Tech Industry

VerticalNet meets Street's expectations

Improved software sales help VerticalNet meet analysts' loss estimates in its first quarter.

VerticalNet met analysts' estimates in its first quarter Thursday but still lost $28.2 million, or 30 cents a share, on sales of $36.7 million.

First Call consensus pegged the provider of software and online marketplaces to lose 30 cents a share on sales of $34 million.

VerticalNet shares closed down 4 cents to $1.98 ahead of the earnings report before moving up to $2.12 in after-hours trading.

The $36.7 million in sales represents a 185 percent improvement from the year-ago quarter when it lost $13.6 million, or 18 cents a share, on sales of $12.9 million.

In the quarter, software sales rose to $8.9 million, up from $6.1 million in the prior quarter.

VerticalNet, which lost Chief Executive Officer Joseph Galli in January, has been forced to refocus its business in recent months, shifting itself from a content provider to a marketplace facilitator and then finally to a software provider.

"It's been very frustrating to see this company reorganize its model now, what, three times," said Frank Gristina, an analyst at Robinson-Humphrey. "Now it's clearly on the software side, but that's a market that's going through some real difficult times right now."

Ahead of the earnings report, Gristina pegged VerticalNet for a loss of 33 cents a share on sales of $33 million.

"This quarter's results are going to make or break this company," he said. "The bottom line is we need some definitive signs of organic growth."

Pitted against the likes of Ariba and Commerce One, VerticalNet did show some signs of growth this quarter as software sales grew to $8.9 million, up from $6 million in the prior quarter.

"We are pleased to have beaten projections for the quarter despite the current economic environment, and we have taken actions to aggressively reduce expenses to ensure that we meet our goal of attaining positive quarterly cash earnings this year," Chief Executive Officer Mike Hagan said in a statement. "We remain an agile business that has proven its ability to quickly and successfully react to evolving market and customer needs."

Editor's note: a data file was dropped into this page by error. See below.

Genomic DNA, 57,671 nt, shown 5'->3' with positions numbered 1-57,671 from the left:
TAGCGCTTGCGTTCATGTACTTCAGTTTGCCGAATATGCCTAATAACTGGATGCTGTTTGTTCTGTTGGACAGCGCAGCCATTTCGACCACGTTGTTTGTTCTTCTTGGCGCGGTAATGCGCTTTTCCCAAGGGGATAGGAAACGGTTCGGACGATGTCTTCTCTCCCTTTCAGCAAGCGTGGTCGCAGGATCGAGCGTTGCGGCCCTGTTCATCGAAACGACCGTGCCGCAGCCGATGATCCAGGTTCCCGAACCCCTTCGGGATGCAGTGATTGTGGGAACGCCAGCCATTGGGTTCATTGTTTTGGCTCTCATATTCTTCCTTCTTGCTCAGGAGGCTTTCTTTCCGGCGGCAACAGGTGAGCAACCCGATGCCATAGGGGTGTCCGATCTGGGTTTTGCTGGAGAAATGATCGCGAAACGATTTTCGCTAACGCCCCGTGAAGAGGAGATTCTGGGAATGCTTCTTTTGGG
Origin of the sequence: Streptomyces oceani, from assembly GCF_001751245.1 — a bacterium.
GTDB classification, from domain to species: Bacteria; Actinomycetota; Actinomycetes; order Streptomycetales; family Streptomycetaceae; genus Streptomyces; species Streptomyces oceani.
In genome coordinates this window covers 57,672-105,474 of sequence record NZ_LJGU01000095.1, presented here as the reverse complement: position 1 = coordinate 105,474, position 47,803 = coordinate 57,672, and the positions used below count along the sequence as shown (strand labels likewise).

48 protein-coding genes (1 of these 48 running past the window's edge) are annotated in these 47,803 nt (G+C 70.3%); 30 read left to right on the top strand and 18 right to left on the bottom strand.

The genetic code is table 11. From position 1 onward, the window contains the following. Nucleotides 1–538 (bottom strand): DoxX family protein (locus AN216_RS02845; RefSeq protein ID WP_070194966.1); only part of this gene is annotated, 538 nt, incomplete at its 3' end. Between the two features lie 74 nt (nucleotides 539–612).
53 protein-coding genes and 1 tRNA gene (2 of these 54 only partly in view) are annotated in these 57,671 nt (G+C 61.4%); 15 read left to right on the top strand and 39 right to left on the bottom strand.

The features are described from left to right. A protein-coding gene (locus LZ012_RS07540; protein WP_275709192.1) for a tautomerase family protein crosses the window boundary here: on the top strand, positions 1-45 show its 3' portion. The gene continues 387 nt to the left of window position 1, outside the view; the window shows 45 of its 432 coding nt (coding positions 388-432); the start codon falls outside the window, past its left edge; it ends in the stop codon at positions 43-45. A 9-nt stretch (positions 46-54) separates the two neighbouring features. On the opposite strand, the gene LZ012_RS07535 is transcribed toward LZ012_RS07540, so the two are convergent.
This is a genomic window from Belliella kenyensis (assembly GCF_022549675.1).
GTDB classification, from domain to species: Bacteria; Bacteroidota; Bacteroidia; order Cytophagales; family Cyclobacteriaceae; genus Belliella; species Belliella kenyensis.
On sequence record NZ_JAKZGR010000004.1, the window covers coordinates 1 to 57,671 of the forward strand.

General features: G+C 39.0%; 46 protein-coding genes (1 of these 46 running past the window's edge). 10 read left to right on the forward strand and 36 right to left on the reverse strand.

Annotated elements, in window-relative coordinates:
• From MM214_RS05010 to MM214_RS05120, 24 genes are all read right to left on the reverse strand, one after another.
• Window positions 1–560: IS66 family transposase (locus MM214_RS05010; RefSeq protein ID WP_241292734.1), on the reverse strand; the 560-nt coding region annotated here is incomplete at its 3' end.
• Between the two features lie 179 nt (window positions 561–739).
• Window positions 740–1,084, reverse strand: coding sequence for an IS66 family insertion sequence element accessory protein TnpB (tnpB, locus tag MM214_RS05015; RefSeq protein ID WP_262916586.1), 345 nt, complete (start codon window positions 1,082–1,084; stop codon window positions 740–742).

Sales from its marketplace business accounted for $27.8 million of total sales in the quarter.

The company also announced that it and Microsoft have restructured a storefront distribution partnership announced in April 2000. Under terms of the new deal, Microsoft will give VerticalNet $40 million to develop e-commerce and hosting tools for small and medium-sized business.

VerticalNet was to receive $49.2 million this year and $5.1 million in 2002 under the previous agreement.

Looking ahead, VerticalNet told analysts to expect second-quarter sales of between $32 million and $34 million and a loss of between 22 cents and 23 cents a share.

Analysts were projecting a loss of 25 cents a share on sales of $45 million in the quarter.

For the fiscal year, VerticalNet expects to lose between 56 cents and 60 cents a share on sales of between $150 million and $160 million.

First Call consensus pegged it for a loss of 73 cents a share in the fiscal year on sales of $234.4 million.

Last quarter, VerticalNet posted a loss of $28.5 million, or 32 cents a share, on sales of $40.7 million.

The stock surged up to a 52-week high of $63.38 in July before swooning to a low of $1.29 a share earlier this month.

Twelve of the 20 analysts tracking the stock maintain either a "hold" or "sell" recommendation.